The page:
The left building is active, the right building is not, though both were built as Wilson Bros buildings. The skyway was rough, inside and out, but I liked the small gate in the bottom of it–it reminded me of a castle. Skyways like these were a fireproofing measure.
Different colors stained the small panes on the top floor. For once, it seemed more ridiculous to not be inside an abandoned factory.
The mostly-empty distilling room is easy to spot from the outside because of the distinctive round window.
The middle missile launcher, as seen from the roof of its neighbor.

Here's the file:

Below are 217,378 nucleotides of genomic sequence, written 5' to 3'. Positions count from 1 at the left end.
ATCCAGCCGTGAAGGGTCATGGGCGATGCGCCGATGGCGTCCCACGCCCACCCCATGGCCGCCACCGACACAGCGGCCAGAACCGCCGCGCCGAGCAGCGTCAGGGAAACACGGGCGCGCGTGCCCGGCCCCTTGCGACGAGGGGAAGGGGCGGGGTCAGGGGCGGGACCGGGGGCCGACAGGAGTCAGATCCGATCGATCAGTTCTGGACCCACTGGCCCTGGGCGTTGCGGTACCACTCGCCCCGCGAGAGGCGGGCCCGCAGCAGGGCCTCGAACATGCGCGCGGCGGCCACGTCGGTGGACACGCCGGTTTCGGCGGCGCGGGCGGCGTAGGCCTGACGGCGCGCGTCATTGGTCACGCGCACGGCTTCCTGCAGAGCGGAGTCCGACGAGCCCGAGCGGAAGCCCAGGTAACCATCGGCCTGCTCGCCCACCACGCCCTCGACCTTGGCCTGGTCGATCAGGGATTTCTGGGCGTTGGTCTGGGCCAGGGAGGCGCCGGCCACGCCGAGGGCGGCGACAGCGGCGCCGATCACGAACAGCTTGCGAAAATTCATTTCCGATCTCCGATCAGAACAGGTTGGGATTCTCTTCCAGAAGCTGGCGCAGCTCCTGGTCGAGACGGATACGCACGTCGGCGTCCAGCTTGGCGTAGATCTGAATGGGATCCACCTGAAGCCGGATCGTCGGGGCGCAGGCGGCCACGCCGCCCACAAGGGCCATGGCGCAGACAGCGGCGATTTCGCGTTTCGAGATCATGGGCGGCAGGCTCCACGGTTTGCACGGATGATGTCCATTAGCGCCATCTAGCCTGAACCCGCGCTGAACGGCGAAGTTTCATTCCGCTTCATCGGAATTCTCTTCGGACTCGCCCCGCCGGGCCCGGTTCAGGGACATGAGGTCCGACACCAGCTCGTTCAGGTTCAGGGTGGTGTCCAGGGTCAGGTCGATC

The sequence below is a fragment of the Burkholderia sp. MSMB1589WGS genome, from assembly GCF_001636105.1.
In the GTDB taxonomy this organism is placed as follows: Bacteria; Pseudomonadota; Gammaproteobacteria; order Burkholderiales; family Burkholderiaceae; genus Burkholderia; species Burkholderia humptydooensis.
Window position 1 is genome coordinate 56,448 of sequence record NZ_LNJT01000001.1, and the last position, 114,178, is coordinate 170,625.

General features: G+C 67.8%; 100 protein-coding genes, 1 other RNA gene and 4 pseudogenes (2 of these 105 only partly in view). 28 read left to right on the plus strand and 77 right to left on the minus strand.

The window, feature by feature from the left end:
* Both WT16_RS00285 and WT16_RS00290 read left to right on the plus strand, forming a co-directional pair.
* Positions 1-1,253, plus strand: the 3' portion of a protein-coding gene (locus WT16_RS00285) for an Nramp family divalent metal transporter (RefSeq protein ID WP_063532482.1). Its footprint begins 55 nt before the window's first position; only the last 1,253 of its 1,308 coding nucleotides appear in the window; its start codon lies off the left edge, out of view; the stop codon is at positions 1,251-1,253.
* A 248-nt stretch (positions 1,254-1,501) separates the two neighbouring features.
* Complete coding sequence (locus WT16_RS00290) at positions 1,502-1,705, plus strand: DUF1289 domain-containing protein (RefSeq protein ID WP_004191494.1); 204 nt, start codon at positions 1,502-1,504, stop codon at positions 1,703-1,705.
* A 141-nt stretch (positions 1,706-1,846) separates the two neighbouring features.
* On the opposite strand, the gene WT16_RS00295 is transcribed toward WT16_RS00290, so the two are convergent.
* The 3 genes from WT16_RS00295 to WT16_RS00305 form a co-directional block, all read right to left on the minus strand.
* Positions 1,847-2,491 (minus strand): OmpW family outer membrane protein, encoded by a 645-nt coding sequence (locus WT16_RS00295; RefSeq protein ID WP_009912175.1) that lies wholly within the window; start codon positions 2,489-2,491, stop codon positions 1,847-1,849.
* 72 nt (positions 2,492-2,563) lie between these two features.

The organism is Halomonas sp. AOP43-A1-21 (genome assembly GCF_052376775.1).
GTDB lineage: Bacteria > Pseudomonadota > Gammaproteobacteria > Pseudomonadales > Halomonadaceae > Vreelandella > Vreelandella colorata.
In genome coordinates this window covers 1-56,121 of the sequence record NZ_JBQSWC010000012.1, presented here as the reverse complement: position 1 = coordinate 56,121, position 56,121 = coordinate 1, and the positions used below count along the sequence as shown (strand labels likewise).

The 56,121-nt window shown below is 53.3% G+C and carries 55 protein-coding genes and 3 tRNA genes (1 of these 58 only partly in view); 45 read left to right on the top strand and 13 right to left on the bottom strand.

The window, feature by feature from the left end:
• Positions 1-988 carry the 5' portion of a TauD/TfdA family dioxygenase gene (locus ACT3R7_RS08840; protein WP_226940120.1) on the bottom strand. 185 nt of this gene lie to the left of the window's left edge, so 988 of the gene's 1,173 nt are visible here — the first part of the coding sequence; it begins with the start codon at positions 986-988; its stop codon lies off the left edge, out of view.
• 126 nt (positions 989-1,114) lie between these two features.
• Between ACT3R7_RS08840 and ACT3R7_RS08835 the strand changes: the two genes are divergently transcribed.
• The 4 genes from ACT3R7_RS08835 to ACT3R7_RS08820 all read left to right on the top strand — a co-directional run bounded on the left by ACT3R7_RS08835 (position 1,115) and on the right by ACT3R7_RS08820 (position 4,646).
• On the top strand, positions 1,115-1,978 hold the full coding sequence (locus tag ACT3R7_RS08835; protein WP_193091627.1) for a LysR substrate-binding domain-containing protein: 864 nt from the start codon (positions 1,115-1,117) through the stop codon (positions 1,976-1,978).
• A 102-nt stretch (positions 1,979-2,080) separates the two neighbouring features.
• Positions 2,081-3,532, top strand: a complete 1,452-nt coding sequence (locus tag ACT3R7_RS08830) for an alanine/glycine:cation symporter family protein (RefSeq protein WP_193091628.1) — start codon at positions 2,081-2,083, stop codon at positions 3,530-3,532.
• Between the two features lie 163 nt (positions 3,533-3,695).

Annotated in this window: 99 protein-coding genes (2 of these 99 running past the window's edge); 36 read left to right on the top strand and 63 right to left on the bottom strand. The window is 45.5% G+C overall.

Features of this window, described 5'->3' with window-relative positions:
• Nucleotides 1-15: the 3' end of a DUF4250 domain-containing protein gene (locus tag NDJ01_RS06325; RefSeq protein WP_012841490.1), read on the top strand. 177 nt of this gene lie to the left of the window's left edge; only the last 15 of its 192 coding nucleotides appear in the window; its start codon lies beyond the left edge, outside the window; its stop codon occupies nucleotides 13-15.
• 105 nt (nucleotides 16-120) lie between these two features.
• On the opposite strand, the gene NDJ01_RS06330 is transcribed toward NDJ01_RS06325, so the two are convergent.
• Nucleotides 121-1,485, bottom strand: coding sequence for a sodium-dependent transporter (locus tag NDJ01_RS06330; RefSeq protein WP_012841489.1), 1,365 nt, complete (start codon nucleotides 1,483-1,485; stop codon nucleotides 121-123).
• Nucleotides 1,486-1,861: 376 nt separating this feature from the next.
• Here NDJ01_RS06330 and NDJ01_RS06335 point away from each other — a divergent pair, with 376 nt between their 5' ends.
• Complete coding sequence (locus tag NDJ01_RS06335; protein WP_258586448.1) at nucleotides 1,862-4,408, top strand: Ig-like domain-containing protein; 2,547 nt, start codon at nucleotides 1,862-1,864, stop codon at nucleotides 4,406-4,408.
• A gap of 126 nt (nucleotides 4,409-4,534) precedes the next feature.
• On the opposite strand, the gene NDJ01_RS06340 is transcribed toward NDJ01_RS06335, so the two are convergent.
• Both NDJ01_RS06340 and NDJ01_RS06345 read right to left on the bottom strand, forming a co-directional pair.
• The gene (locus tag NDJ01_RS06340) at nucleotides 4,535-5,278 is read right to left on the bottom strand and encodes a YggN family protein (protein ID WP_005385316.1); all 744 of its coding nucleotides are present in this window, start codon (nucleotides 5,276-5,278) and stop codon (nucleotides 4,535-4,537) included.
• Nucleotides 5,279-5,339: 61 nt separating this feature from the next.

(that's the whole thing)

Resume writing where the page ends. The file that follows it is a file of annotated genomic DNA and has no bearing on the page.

An old nurse’s station (you can tell because of the half-door with table) with torn-up tiles. Notice through the curved doorway that even the ceiling has a curvature.
This old ward, not a victim of remodeling, still has metal screens over the open windows of the doors. It should be obvious why glass were not used.
A window for light and air pokes above the big arch in the hallway. Most of the interior ceilings were broad brick archways.
Windows provided the 250-some workers with fresh air and light, and helped to keep flour dust from building up in the air, helping to prevent explosions. Today, machines control air flow better without windows, so they were bricked.